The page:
“As we were cleaning up, I saw and met some of the people who lived down there, and a lot of them joined up and helped out,” Cynthia said. “They were so hard-bitten and down on their luck, and I felt a human connection that changed me.
“I had been so up in arms about these people, but I saw the horrible conditions they lived in,” she said. “I wondered how they could ever pull themselves out of it when they’re so hated and persecuted by society. My compassion for environmental issues and the creeks and for human beings all came together, and that’s how I became aware.”
Soon after, a cold snap in December 2013 caused Cynthia to wake up in a panic one morning, worrying about the welfare of those forced to sleep outside. She opened a newspaper and read a letter to the editor saying the Chico Homeless Action Team and Chico Peace and Justice Center were opening the center’s doors as an emergency cold weather center—the first version of Safe Space, now a shelter that operates seasonally at rotating churches. Gailey immediately got involved and began serving as Safe Space’s coordinator. The shelters will open for a third year on Nov. 29.
In addition to the Gaileys’ humanitarian and environmental efforts, they love music and theater. The couple participate in a weekly Celtic music session—she plays bass and sings, and he plays guitar and bodhran—that sometimes does charity gigs under the name Molly’s Favourite. They also organize twice-yearly group trips to Ashland, Ore., to see plays.
—Ken SmithJack of all trades
It’s fair to say that civic engagement doesn’t serve as a guiding principle for most college-age men. But 24-year-old Chico State student Michael Bruhn finds his relative youth—most volunteers are “up there in years,” he observed—advantageous when it comes to, say, luring cats into cages.
Shortly after he began volunteering with Chico Cat Coalition about five years ago, the organization had to relocate about 70 feral cats to a new shelter facility. Bruhn and his partner caged most of the animals that day, but there was one holdout that wouldn’t come down from an insulated space above the ceiling.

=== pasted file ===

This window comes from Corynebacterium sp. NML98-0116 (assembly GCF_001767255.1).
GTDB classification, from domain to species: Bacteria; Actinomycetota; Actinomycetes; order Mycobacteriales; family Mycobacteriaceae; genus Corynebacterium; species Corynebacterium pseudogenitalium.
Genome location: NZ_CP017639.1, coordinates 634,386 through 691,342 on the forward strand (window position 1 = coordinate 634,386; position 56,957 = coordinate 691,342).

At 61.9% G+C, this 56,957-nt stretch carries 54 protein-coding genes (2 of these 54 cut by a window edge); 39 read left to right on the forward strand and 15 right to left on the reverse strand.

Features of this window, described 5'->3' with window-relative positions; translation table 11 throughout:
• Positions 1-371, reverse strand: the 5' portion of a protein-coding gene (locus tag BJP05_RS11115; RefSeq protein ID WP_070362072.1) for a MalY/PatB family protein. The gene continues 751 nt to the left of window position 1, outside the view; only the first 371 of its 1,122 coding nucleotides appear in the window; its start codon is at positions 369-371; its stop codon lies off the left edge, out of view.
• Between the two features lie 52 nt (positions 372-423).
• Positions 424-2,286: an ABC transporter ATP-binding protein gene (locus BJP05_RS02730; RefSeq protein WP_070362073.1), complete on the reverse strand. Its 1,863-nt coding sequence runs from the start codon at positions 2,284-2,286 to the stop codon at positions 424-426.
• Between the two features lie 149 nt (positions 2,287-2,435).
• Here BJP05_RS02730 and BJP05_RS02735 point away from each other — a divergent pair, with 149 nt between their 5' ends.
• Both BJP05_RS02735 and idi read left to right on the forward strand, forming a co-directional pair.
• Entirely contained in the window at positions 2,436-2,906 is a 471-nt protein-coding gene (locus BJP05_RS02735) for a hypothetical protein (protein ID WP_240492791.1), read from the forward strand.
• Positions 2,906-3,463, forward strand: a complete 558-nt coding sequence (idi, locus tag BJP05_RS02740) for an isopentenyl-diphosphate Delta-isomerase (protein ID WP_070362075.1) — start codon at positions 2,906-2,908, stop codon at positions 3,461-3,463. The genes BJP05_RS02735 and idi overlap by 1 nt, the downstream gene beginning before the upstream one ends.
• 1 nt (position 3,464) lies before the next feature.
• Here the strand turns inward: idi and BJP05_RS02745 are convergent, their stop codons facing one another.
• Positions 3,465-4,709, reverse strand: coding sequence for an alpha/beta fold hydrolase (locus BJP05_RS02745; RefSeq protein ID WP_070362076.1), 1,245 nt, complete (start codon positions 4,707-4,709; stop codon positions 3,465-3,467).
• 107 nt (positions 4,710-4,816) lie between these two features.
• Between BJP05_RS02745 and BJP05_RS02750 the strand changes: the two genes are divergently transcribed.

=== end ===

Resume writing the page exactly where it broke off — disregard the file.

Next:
The seasoned volunteers Bruhn worked with suggested leaving food out for the cat and waiting; maybe it would come down by morning. “I didn’t want the cat to be breathing in that foam insulation,” he said, “so I climbed up and kind of poked it with a stick until it came back out of the hole, and caught it with a net. … Everyone was really happy; they thought catching all the cats was going to take a week.”
Now, even though he’s more fond of dogs, Bruhn’s become known as “the cat guy”—the wrangler in Chico Cat Coalition’s efforts to trap, neuter and release feral cats. Bruhn’s calm demeanor helps when making his approach, he said, which is simple: “You go up to a cat with some gloves on, and if it tries to hiss and bite you, just get it into the cage.”
But Bruhn has broader interests. As a longtime runner, he’s always had an affinity for Chico’s green spaces, so naturally his first volunteer effort was removing invasive plants with Friends of Bidwell Park. Today, he’s something of a volunteer Jack of all trades, donating up to 25 hours a week of his time when school’s out for summer. He takes up a wide range of causes through Chico Animal Shelter, Chico Native Plant Society, Friends of Comanche Creek and the Stream Team. He’s also a volunteer crew leader with the city of Chico’s Park Division.